Canadian Consulting Engineer

Finding out what works best

Every consulting engineer is aware of the mechanisms in place to ensure they do their work right. For one thing, you'll be hit with a lawsuit if something goes badly wrong. Then there's the prospect o...

December 1, 2006   By Bronwen Parsons

Every consulting engineer is aware of the mechanisms in place to ensure they do their work right. For one thing, you’ll be hit with a lawsuit if something goes badly wrong. Then there’s the prospect of losing your licence if someone complains that your work is under par. And of course your designs must comply with the building codes.

At present, however, very little is being done to measure the quality of buildings in terms of how well their environmental systems perform and are meeting the needs of the occupants. There is usually some kind of commissioning process just before or after the building opens, but then the designers walk away. Very few go back on a systematic basis to determine how the building is functioning.

Which is why Dr. Rosie Hyde, P.Eng. of Stantec in Vancouver and other environmental experts have set about formulating a method for doing post-occupancy building evaluations (see p. 32). So far they’ve tested the protocol on green buildings, but ultimately Dr. Hyde would like to see evaluations done on all buildings, whether green or “brown.”

If a piece of the structure falls off a building or rain starts seeping through the walls, then it’s pretty clear that there is a problem (though not who is responsible). However, what happens if the acoustic distractions in the building are so bad people can’t work effectively? What if the air quality has driven employees to take sick leave? What if it’s draughty or too hot? And a more measurable question: what if the utility bills are coming in and the building is consuming much more energy than the computer models predicted?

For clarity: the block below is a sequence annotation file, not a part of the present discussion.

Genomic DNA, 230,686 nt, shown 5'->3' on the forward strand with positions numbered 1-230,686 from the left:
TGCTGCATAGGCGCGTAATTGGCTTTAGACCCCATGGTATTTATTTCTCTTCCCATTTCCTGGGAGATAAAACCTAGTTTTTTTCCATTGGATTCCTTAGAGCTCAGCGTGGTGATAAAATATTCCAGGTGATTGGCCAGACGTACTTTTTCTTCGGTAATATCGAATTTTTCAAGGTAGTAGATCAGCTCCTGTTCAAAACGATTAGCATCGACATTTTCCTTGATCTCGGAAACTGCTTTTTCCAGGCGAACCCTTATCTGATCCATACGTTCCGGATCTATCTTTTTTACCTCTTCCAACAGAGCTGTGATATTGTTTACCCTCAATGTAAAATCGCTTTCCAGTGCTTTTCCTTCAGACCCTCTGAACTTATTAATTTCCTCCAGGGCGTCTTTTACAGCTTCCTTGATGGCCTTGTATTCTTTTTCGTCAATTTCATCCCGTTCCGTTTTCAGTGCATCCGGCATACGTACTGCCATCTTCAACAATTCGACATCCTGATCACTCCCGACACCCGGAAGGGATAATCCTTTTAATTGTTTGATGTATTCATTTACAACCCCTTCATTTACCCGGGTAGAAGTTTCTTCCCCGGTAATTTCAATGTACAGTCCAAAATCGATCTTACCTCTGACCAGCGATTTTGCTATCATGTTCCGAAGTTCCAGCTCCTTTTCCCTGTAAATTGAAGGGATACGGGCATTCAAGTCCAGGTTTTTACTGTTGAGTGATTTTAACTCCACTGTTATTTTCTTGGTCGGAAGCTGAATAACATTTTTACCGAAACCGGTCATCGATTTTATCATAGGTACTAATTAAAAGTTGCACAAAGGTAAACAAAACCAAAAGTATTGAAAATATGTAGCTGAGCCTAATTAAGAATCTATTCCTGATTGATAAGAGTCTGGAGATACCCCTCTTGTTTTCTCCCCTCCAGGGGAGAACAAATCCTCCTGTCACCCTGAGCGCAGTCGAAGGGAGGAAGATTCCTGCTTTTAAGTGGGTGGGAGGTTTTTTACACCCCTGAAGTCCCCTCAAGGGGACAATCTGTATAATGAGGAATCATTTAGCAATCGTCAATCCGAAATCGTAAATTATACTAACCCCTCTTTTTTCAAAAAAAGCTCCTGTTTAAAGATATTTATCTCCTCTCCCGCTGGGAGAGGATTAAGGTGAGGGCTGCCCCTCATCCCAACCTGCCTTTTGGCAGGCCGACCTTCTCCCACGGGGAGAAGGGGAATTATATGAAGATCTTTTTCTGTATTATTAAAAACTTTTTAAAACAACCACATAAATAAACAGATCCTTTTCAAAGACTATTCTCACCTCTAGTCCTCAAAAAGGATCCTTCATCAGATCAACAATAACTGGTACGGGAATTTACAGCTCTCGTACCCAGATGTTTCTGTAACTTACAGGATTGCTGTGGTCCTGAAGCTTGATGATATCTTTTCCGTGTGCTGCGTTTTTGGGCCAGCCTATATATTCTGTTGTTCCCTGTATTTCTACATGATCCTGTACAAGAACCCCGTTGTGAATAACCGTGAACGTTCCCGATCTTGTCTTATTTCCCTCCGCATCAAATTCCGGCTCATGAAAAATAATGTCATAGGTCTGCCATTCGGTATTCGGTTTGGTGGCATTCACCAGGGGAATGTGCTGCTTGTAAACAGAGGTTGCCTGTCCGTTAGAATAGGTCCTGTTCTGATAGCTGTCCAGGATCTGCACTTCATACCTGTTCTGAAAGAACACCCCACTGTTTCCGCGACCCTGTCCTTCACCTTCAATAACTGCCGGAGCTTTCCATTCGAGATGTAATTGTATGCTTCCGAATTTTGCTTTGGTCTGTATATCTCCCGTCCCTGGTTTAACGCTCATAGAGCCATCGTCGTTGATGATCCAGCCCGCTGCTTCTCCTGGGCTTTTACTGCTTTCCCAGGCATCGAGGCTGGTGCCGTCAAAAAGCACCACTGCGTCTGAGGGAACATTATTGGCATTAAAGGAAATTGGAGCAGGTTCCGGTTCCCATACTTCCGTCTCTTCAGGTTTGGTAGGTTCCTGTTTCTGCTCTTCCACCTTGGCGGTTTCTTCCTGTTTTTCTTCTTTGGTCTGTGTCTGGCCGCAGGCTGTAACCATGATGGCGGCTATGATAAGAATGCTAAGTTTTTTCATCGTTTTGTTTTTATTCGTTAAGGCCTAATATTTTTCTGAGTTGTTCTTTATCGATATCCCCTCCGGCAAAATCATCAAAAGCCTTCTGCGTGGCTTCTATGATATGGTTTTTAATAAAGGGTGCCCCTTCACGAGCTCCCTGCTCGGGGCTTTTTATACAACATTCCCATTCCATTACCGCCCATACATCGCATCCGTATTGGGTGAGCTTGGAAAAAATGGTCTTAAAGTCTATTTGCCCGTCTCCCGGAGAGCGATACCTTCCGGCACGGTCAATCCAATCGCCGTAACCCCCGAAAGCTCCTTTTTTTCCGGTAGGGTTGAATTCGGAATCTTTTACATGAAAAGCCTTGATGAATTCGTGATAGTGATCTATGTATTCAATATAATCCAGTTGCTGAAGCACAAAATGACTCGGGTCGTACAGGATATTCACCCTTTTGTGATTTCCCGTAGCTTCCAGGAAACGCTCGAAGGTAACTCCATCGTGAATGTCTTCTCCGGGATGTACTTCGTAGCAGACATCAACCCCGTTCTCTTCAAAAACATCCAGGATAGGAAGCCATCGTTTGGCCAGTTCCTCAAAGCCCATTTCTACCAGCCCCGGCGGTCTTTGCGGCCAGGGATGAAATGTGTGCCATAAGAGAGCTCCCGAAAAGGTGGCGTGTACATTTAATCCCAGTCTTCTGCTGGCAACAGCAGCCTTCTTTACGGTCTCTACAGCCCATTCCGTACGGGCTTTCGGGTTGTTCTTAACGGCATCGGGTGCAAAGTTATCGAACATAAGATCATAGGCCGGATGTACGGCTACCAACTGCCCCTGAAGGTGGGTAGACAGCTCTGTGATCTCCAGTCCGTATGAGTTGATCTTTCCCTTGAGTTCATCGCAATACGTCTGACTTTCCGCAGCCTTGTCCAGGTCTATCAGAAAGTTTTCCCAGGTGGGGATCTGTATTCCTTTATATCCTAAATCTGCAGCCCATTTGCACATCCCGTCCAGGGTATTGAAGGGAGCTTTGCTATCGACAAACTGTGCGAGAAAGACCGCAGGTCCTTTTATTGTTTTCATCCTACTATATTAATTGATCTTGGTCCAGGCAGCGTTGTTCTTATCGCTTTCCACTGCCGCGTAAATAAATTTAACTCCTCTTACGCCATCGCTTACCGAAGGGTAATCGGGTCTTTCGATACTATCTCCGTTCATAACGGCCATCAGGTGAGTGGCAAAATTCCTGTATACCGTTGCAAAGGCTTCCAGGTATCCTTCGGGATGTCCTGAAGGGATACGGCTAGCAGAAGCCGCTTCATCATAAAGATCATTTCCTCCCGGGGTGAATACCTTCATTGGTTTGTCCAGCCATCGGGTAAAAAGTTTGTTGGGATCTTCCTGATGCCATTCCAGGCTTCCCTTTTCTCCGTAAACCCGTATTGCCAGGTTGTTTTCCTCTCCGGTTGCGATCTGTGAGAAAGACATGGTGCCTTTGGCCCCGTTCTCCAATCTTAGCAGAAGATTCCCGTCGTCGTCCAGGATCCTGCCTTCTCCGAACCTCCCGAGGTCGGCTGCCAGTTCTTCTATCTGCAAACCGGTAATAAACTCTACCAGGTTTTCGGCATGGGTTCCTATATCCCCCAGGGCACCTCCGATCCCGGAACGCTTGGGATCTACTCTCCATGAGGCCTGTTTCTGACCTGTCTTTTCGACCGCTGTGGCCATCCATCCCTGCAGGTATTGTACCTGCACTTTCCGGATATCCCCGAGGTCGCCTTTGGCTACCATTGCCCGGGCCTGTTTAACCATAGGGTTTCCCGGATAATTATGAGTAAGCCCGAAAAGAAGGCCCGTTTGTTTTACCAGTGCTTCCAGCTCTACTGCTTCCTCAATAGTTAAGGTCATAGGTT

Asking such questions about buildings that are five years old is like opening Pandora’s box. People love to find fault with the places where they work. For engineers, though, a big question is whether building evaluations might lead to more litigation. At what point is the engineer to be held responsible for systems not working, when many factors affecting those systems are beyond their control?

Too often, and in many areas, we let the fear of legal action overrule the need to expose fact and truth. Such apprehensions shouldn’t be allowed to stifle Hyde’s initiative, as it would prevent engineers from learning what different design approaches have the best results. The education value of doing performance evaluations on buildings after they have been occupied is self-evident. Reviewing and learning from past experience is vital if building design is to advance. And advance is necessary to make buildings sustainable.

A way must be found, then, to go back and evaluate the building performance without compromising the legal standing of the designers and consulting engineers. Devising legal instruments to protect the consultants is one way, but it is not ideal. A better plan is for the consultants to undertake to do their own post-occupancy evaluations, using the protocol developed in Vancouver. Consultants or the building owners could post the results on-line anonymously, with EcoSmart or a similar organization to administer the site. That way, we’d soon have a database of evidence of good and not-so-good design practices, providing a resource of inestimable value.


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